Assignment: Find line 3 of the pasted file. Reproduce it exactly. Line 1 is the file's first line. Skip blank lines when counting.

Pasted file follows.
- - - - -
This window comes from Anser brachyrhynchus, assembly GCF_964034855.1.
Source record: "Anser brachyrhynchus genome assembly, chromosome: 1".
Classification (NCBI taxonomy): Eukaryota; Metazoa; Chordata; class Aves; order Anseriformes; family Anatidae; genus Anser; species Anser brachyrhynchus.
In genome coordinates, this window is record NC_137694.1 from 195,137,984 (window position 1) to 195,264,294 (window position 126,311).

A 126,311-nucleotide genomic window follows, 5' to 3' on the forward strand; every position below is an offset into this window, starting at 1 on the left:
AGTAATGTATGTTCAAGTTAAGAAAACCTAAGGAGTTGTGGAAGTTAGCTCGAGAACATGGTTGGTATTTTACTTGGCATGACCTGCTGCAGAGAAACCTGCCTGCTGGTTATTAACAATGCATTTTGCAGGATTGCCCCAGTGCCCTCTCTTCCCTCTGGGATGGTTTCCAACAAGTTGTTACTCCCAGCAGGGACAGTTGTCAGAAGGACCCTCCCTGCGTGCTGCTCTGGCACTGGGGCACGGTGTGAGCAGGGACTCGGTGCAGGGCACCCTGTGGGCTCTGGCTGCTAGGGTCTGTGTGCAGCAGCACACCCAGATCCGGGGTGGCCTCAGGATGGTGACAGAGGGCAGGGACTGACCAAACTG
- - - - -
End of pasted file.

Classification (NCBI taxonomy): Eukaryota; Metazoa; Chordata; class Aves; order Anseriformes; family Anatidae; genus Anser; species Anser brachyrhynchus.